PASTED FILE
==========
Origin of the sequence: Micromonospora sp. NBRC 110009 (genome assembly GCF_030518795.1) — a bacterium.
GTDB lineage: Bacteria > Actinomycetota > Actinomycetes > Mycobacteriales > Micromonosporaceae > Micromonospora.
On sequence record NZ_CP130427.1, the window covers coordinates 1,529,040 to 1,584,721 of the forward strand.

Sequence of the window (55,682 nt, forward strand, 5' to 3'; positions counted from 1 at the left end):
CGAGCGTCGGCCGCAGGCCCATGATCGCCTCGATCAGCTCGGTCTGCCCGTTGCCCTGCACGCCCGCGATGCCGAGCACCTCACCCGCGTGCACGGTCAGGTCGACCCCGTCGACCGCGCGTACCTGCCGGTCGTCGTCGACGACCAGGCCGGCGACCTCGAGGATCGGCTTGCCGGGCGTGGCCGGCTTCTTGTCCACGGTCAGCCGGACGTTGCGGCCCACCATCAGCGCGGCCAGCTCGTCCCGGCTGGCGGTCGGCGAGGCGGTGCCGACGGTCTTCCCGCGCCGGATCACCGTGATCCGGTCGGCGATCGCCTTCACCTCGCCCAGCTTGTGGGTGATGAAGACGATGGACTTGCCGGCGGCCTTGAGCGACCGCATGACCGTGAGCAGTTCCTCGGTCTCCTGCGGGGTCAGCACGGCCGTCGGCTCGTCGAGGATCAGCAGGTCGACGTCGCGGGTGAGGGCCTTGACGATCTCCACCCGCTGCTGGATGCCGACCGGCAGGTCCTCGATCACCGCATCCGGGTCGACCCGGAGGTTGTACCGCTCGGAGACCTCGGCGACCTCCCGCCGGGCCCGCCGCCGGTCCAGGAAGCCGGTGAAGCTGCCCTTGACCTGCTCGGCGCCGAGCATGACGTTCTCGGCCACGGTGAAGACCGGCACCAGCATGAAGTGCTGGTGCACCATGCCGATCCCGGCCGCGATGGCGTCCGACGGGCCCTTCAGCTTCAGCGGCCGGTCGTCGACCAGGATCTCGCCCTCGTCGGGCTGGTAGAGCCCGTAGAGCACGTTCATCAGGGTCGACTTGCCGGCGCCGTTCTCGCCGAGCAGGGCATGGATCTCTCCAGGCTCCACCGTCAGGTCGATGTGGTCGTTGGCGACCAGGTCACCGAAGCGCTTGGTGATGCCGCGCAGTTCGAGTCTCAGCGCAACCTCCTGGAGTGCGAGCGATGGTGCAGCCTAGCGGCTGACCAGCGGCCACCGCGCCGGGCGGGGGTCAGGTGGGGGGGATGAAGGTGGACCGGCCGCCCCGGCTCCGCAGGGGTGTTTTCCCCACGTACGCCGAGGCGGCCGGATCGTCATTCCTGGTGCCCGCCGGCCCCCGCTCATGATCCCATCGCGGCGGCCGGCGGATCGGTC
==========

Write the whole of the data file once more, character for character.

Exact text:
Origin of the sequence: Micromonospora sp. NBRC 110009 (genome assembly GCF_030518795.1) — a bacterium.
GTDB lineage: Bacteria > Actinomycetota > Actinomycetes > Mycobacteriales > Micromonosporaceae > Micromonospora.
On sequence record NZ_CP130427.1, the window covers coordinates 1,529,040 to 1,584,721 of the forward strand.

Sequence of the window (55,682 nt, forward strand, 5' to 3'; positions counted from 1 at the left end):
CGAGCGTCGGCCGCAGGCCCATGATCGCCTCGATCAGCTCGGTCTGCCCGTTGCCCTGCACGCCCGCGATGCCGAGCACCTCACCCGCGTGCACGGTCAGGTCGACCCCGTCGACCGCGCGTACCTGCCGGTCGTCGTCGACGACCAGGCCGGCGACCTCGAGGATCGGCTTGCCGGGCGTGGCCGGCTTCTTGTCCACGGTCAGCCGGACGTTGCGGCCCACCATCAGCGCGGCCAGCTCGTCCCGGCTGGCGGTCGGCGAGGCGGTGCCGACGGTCTTCCCGCGCCGGATCACCGTGATCCGGTCGGCGATCGCCTTCACCTCGCCCAGCTTGTGGGTGATGAAGACGATGGACTTGCCGGCGGCCTTGAGCGACCGCATGACCGTGAGCAGTTCCTCGGTCTCCTGCGGGGTCAGCACGGCCGTCGGCTCGTCGAGGATCAGCAGGTCGACGTCGCGGGTGAGGGCCTTGACGATCTCCACCCGCTGCTGGATGCCGACCGGCAGGTCCTCGATCACCGCATCCGGGTCGACCCGGAGGTTGTACCGCTCGGAGACCTCGGCGACCTCCCGCCGGGCCCGCCGCCGGTCCAGGAAGCCGGTGAAGCTGCCCTTGACCTGCTCGGCGCCGAGCATGACGTTCTCGGCCACGGTGAAGACCGGCACCAGCATGAAGTGCTGGTGCACCATGCCGATCCCGGCCGCGATGGCGTCCGACGGGCCCTTCAGCTTCAGCGGCCGGTCGTCGACCAGGATCTCGCCCTCGTCGGGCTGGTAGAGCCCGTAGAGCACGTTCATCAGGGTCGACTTGCCGGCGCCGTTCTCGCCGAGCAGGGCATGGATCTCTCCAGGCTCCACCGTCAGGTCGATGTGGTCGTTGGCGACCAGGTCACCGAAGCGCTTGGTGATGCCGCGCAGTTCGAGTCTCAGCGCAACCTCCTGGAGTGCGAGCGATGGTGCAGCCTAGCGGCTGACCAGCGGCCACCGCGCCGGGCGGGGGTCAGGTGGGGGGGATGAAGGTGGACCGGCCGCCCCGGCTCCGCAGGGGTGTTTTCCCCACGTACGCCGAGGCGGCCGGATCGTCATTCCTGGTGCCCGCCGGCCCCCGCTCATGATCCCATCGCGGCGGCCGGCGGATCGGTC